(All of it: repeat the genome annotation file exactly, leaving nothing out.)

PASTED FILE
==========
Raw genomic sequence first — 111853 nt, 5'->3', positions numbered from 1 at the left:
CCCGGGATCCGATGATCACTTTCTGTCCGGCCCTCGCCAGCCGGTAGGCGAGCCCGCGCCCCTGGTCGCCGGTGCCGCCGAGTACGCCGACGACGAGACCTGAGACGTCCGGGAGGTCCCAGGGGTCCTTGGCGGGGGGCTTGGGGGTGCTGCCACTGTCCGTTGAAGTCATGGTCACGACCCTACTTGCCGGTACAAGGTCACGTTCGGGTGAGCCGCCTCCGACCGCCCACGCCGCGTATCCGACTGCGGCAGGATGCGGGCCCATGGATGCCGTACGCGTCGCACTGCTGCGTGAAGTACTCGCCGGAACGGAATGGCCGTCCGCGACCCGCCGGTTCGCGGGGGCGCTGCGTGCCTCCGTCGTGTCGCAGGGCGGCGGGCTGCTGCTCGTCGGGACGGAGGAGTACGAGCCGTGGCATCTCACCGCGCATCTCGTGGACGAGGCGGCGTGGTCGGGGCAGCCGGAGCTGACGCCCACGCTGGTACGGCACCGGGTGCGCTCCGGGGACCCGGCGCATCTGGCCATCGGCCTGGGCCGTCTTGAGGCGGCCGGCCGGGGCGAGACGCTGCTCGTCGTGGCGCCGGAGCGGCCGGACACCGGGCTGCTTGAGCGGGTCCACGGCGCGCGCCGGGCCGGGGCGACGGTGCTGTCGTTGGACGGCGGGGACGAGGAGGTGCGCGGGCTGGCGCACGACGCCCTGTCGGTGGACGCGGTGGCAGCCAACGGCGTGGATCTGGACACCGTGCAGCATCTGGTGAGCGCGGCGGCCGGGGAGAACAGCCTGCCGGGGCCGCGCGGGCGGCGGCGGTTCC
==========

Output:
Raw genomic sequence first — 111853 nt, 5'->3', positions numbered from 1 at the left:
CCCGGGATCCGATGATCACTTTCTGTCCGGCCCTCGCCAGCCGGTAGGCGAGCCCGCGCCCCTGGTCGCCGGTGCCGCCGAGTACGCCGACGACGAGACCTGAGACGTCCGGGAGGTCCCAGGGGTCCTTGGCGGGGGGCTTGGGGGTGCTGCCACTGTCCGTTGAAGTCATGGTCACGACCCTACTTGCCGGTACAAGGTCACGTTCGGGTGAGCCGCCTCCGACCGCCCACGCCGCGTATCCGACTGCGGCAGGATGCGGGCCCATGGATGCCGTACGCGTCGCACTGCTGCGTGAAGTACTCGCCGGAACGGAATGGCCGTCCGCGACCCGCCGGTTCGCGGGGGCGCTGCGTGCCTCCGTCGTGTCGCAGGGCGGCGGGCTGCTGCTCGTCGGGACGGAGGAGTACGAGCCGTGGCATCTCACCGCGCATCTCGTGGACGAGGCGGCGTGGTCGGGGCAGCCGGAGCTGACGCCCACGCTGGTACGGCACCGGGTGCGCTCCGGGGACCCGGCGCATCTGGCCATCGGCCTGGGCCGTCTTGAGGCGGCCGGCCGGGGCGAGACGCTGCTCGTCGTGGCGCCGGAGCGGCCGGACACCGGGCTGCTTGAGCGGGTCCACGGCGCGCGCCGGGCCGGGGCGACGGTGCTGTCGTTGGACGGCGGGGACGAGGAGGTGCGCGGGCTGGCGCACGACGCCCTGTCGGTGGACGCGGTGGCAGCCAACGGCGTGGATCTGGACACCGTGCAGCATCTGGTGAGCGCGGCGGCCGGGGAGAACAGCCTGCCGGGGCCGCGCGGGCGGCGGCGGTTCC